Q&A with All-Star Seller — Kyla of Adaptations

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As we focus on becoming better local sellers, our top independent sellers share their tips and tricks of the trade. Hats off to our All Star Sellers! Next up in this series is Kyla of Adaptations, a seller in Brooklyn, New York with a studio full of fantastic finds! Kyla shares her photography tricks and how style listings to sell.

Hi Kyla! How long have you been selling? And how did you get started?
I’ve been selling for about 2 and a half years. It started as a hobby, because people were constantly admiring my own stuff in my home. I started buying stuff on Craigslist and selling it, and it gradually gained momentum. We’ve been in this space for a year and a half, and are now looking for our own storefront. But I got started on my own, there was no back-up money or anything.

Who would you say is your target buyer?
Our ideal buyer is someone who is ready to move past buying from Ikea, to create their own style and to add personality to their home.

Any tips for creating your brand identity?
Your brand should be a reflection of your personal style. I feel that everything in my store reflects who I am and what I like. You want your customers to know what they’re getting into when they visit your store, be consistent.

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How do you create a repeat buyer?
I try to spend a lot of time with my customers. to connect with them. Buying a piece becomes more than a business, it is an experience. I always try to be as genuine as possible. I want them to use me as a jumping-off point to build their own style, but would never force a customer to buy anything.

How do you keep your overhead costs down?
It’s a real struggle because there are a lot of overhead costs. We try to plan everything ahead of time, scheduling, etc.

How much inventory do you keep on hand?
Well as you can see, we keep enough so that customers can still squeeze through the space. We have about 300 items on hand at any given time, but it’s hard to estimate because we turn pieces around very quickly. I don’t like to hold on to anything for too long.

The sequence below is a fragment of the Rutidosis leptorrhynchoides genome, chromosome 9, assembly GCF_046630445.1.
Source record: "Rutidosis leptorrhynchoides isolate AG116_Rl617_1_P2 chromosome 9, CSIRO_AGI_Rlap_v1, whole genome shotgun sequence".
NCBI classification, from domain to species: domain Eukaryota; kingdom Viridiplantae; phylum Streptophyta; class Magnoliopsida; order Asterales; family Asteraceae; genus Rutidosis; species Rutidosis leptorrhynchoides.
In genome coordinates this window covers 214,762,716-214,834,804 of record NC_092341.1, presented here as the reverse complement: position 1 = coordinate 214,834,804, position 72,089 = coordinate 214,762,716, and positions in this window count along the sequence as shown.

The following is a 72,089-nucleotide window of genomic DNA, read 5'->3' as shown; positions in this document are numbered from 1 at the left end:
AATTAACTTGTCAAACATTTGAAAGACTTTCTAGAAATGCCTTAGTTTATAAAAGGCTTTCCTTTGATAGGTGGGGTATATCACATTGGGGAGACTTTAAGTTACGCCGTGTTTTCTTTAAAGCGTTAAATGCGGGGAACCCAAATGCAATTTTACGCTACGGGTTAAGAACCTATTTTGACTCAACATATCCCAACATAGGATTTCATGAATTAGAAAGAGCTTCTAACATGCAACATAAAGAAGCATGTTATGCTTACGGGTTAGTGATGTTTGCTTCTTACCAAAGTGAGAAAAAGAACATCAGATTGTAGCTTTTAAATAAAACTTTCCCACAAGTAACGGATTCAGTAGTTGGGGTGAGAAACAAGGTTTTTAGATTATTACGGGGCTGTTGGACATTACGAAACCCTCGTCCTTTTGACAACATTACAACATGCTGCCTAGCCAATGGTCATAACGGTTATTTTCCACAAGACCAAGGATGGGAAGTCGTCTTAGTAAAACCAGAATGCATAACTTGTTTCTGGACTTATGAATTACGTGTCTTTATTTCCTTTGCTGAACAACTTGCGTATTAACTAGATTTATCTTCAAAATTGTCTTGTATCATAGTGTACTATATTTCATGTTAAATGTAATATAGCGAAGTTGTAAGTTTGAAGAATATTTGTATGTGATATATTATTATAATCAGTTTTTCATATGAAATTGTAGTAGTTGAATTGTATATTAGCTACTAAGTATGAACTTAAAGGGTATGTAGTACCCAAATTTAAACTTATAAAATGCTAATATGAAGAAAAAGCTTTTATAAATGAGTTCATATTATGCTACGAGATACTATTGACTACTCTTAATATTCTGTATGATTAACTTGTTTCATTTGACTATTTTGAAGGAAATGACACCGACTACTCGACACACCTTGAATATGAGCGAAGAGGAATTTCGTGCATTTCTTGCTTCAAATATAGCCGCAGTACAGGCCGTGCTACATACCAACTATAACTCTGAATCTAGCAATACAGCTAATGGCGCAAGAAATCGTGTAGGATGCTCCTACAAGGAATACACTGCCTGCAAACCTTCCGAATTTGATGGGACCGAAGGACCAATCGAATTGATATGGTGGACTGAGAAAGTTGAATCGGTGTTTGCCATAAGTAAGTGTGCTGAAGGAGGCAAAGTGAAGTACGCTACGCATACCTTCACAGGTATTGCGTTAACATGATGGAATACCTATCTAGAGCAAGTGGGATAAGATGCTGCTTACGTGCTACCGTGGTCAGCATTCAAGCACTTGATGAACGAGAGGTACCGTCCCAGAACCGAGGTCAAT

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What do your listings on Krrb need to have in order to sell?
Multiple photos, an accurate description, and measurements. They also need to be very clear about when our hours are and how they can contact us.

Do you sell at local flea markets or pop ups? If so, how do you get the word out?
We’re actually having our first pop-up in two weeks! It’s gonna be over a thousand square feet of space on Greenpoint Ave and Franklin St. We’re going to put up flyers, reach out to artists, and use Krrb to get the word out. Word of mouth is a huge way that we spread the word, because our customers tell their friends about us. There’s a real sense of community.

What is the most difficult item you’ve had to sell?
We had a huge locker that weighed 450 pounds. It was just so large, had so much mass, and was so hard to transport that it took a while to sell.

Tell us about the best sale you’ve ever had.
My best sale happened in Tribeca. There was this guy who wanted to buy a lot of my stuff, so I basically set up a pop-up on the street. I had only been selling for three months, and people started lining up on the street, asking to buy my pieces. That’s what really got the ball rolling and made me think that I could start selling on a larger scale. That sale wasn’t my biggest or most expensive, but it was a really cool and eye-opening experience.

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How do you factor your price?
I try to price something based on what I would pay for that item. Obviously I have to factor in what I paid for the item plus my overhead costs, and how rare the item is also makes a difference. I try to keep my prices fair and affordable.

Do you ship? If so, tell us your process.
We ship smaller items but we don’t have a carrier to ship larger things. Most of our customer base is from the area.

Photographing an item to sell is tricky. How do you best show off your inventory in photos?
Lighting is very important, we try to photograph our items in natural light. Morning light is the best! It’s also important to have several photos in the listing, close-ups and not. We also try to take one photo with the item staged in a room and one with the item by itself.

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How reliant on social media are you when it comes to selling?
We use Facebook and Instagram to spread the word and post listings. And we just recently hired someone to do our Pinterest for us.

 

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